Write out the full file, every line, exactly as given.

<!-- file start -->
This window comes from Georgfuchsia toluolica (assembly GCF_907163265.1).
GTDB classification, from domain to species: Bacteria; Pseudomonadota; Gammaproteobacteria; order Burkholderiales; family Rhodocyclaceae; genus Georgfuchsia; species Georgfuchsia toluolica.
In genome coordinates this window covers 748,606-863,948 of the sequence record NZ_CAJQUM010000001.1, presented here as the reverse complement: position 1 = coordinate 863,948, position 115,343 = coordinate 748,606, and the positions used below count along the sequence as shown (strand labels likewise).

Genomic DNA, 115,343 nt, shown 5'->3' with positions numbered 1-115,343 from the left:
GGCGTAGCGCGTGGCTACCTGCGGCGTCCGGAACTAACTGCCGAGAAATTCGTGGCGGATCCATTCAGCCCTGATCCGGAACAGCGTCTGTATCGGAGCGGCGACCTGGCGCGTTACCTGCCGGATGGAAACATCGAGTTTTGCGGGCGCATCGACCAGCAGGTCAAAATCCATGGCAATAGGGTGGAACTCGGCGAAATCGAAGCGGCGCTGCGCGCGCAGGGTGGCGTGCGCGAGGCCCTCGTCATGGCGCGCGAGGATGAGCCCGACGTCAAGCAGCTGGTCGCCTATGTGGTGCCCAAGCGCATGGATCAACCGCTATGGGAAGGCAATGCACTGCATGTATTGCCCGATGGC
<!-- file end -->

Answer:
This window comes from Georgfuchsia toluolica (assembly GCF_907163265.1).
GTDB classification, from domain to species: Bacteria; Pseudomonadota; Gammaproteobacteria; order Burkholderiales; family Rhodocyclaceae; genus Georgfuchsia; species Georgfuchsia toluolica.
In genome coordinates this window covers 748,606-863,948 of the sequence record NZ_CAJQUM010000001.1, presented here as the reverse complement: position 1 = coordinate 863,948, position 115,343 = coordinate 748,606, and the positions used below count along the sequence as shown (strand labels likewise).

Genomic DNA, 115,343 nt, shown 5'->3' with positions numbered 1-115,343 from the left:
GGCGTAGCGCGTGGCTACCTGCGGCGTCCGGAACTAACTGCCGAGAAATTCGTGGCGGATCCATTCAGCCCTGATCCGGAACAGCGTCTGTATCGGAGCGGCGACCTGGCGCGTTACCTGCCGGATGGAAACATCGAGTTTTGCGGGCGCATCGACCAGCAGGTCAAAATCCATGGCAATAGGGTGGAACTCGGCGAAATCGAAGCGGCGCTGCGCGCGCAGGGTGGCGTGCGCGAGGCCCTCGTCATGGCGCGCGAGGATGAGCCCGACGTCAAGCAGCTGGTCGCCTATGTGGTGCCCAAGCGCATGGATCAACCGCTATGGGAAGGCAATGCACTGCATGTATTGCCCGATGGC